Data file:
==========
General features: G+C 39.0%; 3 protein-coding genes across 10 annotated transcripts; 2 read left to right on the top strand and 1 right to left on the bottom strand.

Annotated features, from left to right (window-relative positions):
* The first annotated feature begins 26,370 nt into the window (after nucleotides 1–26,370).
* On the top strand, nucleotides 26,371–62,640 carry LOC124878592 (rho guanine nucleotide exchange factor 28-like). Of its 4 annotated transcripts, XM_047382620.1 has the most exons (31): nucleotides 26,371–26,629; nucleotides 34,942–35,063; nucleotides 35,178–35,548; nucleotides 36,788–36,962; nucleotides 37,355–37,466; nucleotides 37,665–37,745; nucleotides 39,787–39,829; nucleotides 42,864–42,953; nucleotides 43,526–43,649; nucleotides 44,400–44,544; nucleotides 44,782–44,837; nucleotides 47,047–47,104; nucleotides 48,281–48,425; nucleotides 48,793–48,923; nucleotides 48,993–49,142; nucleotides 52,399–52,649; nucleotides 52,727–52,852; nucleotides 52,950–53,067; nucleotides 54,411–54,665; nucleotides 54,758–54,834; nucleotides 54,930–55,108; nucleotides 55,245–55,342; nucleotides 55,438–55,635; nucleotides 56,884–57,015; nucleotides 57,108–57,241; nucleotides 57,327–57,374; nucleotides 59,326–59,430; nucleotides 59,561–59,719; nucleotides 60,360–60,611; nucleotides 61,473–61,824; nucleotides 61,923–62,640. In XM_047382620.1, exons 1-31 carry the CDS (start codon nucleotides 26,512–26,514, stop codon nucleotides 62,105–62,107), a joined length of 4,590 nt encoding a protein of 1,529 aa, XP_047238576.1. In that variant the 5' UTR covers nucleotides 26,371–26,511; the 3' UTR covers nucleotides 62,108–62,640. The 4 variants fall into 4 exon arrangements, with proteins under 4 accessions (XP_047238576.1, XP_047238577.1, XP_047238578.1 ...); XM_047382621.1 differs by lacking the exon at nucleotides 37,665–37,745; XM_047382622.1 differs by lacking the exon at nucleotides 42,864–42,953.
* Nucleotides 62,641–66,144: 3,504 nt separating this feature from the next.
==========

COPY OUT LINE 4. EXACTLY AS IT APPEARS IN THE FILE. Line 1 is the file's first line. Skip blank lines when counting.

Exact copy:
* On the top strand, nucleotides 26,371–62,640 carry LOC124878592 (rho guanine nucleotide exchange factor 28-like). Of its 4 annotated transcripts, XM_047382620.1 has the most exons (31): nucleotides 26,371–26,629; nucleotides 34,942–35,063; nucleotides 35,178–35,548; nucleotides 36,788–36,962; nucleotides 37,355–37,466; nucleotides 37,665–37,745; nucleotides 39,787–39,829; nucleotides 42,864–42,953; nucleotides 43,526–43,649; nucleotides 44,400–44,544; nucleotides 44,782–44,837; nucleotides 47,047–47,104; nucleotides 48,281–48,425; nucleotides 48,793–48,923; nucleotides 48,993–49,142; nucleotides 52,399–52,649; nucleotides 52,727–52,852; nucleotides 52,950–53,067; nucleotides 54,411–54,665; nucleotides 54,758–54,834; nucleotides 54,930–55,108; nucleotides 55,245–55,342; nucleotides 55,438–55,635; nucleotides 56,884–57,015; nucleotides 57,108–57,241; nucleotides 57,327–57,374; nucleotides 59,326–59,430; nucleotides 59,561–59,719; nucleotides 60,360–60,611; nucleotides 61,473–61,824; nucleotides 61,923–62,640. In XM_047382620.1, exons 1-31 carry the CDS (start codon nucleotides 26,512–26,514, stop codon nucleotides 62,105–62,107), a joined length of 4,590 nt encoding a protein of 1,529 aa, XP_047238576.1. In that variant the 5' UTR covers nucleotides 26,371–26,511; the 3' UTR covers nucleotides 62,108–62,640. The 4 variants fall into 4 exon arrangements, with proteins under 4 accessions (XP_047238576.1, XP_047238577.1, XP_047238578.1 ...); XM_047382621.1 differs by lacking the exon at nucleotides 37,665–37,745; XM_047382622.1 differs by lacking the exon at nucleotides 42,864–42,953.